In 2019, historically Black colleges and universities (HBCUs) are learning the hard way that fundraising over $8.2 million dollars in less than 60 days may not be enough to keep hope alive. The $8.2 million dollar figure refers to the amount raised by North Carolina’s Bennett College between December 2018 and February 2019 as a part of the #StandwithBennett campaign that garnered national attention after celebrities publicly endorsed the college’s effort to retain its accreditation. Yet, despite all of Bennett’s efforts, the college’s accreditation was pulled.
Bennett College isn’t the only HBCU attempting to survive the constant pressure of fundraising as a means to retain accredited. Cheyney University, America’s oldest HBCU, recently found itself in a similar situation. After the recent hiring of The Roz Group to assist with their fundraising efforts, the president, Aaron Walton said he’s not worrying about balancing the budget and assures supporters that Cheyney is going to stay open. The school has been given until June 30, 2019 to raise the nearly $4 million needed to balance its budget. And that’s only the first of many requirements Cheyney must meet in order to keep its doors open.
While some assume fundraising is not the most significant aspect of higher education, failing to focus on fundraising is likely to lead HBCUs currently on the “brink of financial insolvency” down a path of no return. This revelation is not new. Because of mismanagement of fiscal resources or loss of accreditation, several HBCUs have closed their doors since 1970. In order to stop the hemorrhaging, HBCUs must diversify their incoming financial support and double down on alumni, current student, faculty and staff giving. In doing so successfully, HBCUs can make the aggressive argument for equitable access to local, state and federal funding. As Johnny C. Taylor Jr., past president of the Thurgood Marshall College Fund (TMCF), shared with The Undefeated, the blame can’t be on the state and federal government alone. HBCUs must galvanize and maximize their internal fundraising efforts and prove that they are working just as hard if they are to continue asking the state and federal government for support.
Although the United States Senate recently passed the HBCU Propelling Agency Relationships Towards a New Era of Results for Students Act, to give historically Black institutions of higher learning more access to grants and programs from federal agencies, according to David K. Sheppard of the Thurgood Marshall College Fund, HBCUs only receive on average 1 percent of their revenues from federal entities as opposed to public universities who receive 43 percent.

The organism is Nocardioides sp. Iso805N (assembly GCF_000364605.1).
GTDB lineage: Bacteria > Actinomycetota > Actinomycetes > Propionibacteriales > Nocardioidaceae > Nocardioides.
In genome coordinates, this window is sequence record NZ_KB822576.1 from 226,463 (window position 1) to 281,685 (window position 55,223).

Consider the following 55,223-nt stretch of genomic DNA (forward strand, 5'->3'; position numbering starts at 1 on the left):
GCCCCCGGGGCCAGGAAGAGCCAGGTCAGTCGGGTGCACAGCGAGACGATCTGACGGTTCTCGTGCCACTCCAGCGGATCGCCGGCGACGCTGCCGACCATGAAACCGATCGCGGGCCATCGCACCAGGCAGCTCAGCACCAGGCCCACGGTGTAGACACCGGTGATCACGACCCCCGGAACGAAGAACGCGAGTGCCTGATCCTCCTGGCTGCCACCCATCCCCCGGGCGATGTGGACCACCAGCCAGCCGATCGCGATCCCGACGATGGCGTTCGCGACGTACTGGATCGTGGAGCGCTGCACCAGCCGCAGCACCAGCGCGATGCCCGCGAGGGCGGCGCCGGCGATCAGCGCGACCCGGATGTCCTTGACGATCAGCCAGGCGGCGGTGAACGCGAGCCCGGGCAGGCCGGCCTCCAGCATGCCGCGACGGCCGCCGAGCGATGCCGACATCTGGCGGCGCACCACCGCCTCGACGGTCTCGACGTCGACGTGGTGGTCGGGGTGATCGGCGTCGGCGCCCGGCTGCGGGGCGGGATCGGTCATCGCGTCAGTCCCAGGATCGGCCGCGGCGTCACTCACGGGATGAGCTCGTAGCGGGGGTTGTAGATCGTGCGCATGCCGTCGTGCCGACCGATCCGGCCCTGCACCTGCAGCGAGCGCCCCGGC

This astronomical gap, in essence means, HBCUs will need to work twice as hard and at a faster pace in order to ensure the future of their institutions is stable. Though news of HBCUs struggling to close endowment gaps or their mismanagement of finances often catches the eye of the media, there are several examples of successful HBCU fundraising efforts. Spelman College, for example, raised over $157 million during a 10-year fundraising campaign led by former president Dr. Beverly Daniel Tatum. Hampton University, which has been under the leadership of Dr. William R. Harvey for 40 years, shattered a fundraising goal for their annual gala last year. Though institutions like Spelman College and Hampton University have successfully navigated the fundraising world, many of their HBCU counterparts continue to struggle.
Unfortunately for many HBCUs, bypassing much needed improvements and upgrades to their internal development teams is no longer an option. In order to catapult fundraising efforts to the front of the priority list, HBCU presidents must expand their development team and ensure the members of that team are qualified and trained to raise funds. This means ensuring members of the development team partake in consistent professional development opportunities such as conferences and online webinars. As Nelson Bowman III said in his 2010 article, “Cultivating future fundraisers of color at Historically Black Colleges and Universities”, “historically Black colleges [must] cultivate their own future fundraisers to satisfy the nation’s growing need for fundraisers of color.”
Raising millions of dollars in one month is not enough. If HBCUs wish to remain open, relevant, and competitive in a growing market, they must prioritize fundraising and provide a sustainable model that will transcend generations. Starting with their in-house development team, HBCUs must recognize that now is the time to take fundraising seriously – or die trying.
Tina L. Fletcher is an education policy Ph.D. student at the University of Pennsylvania’s Graduate School of Education. You can follow her on Twitter @TinaLFletcher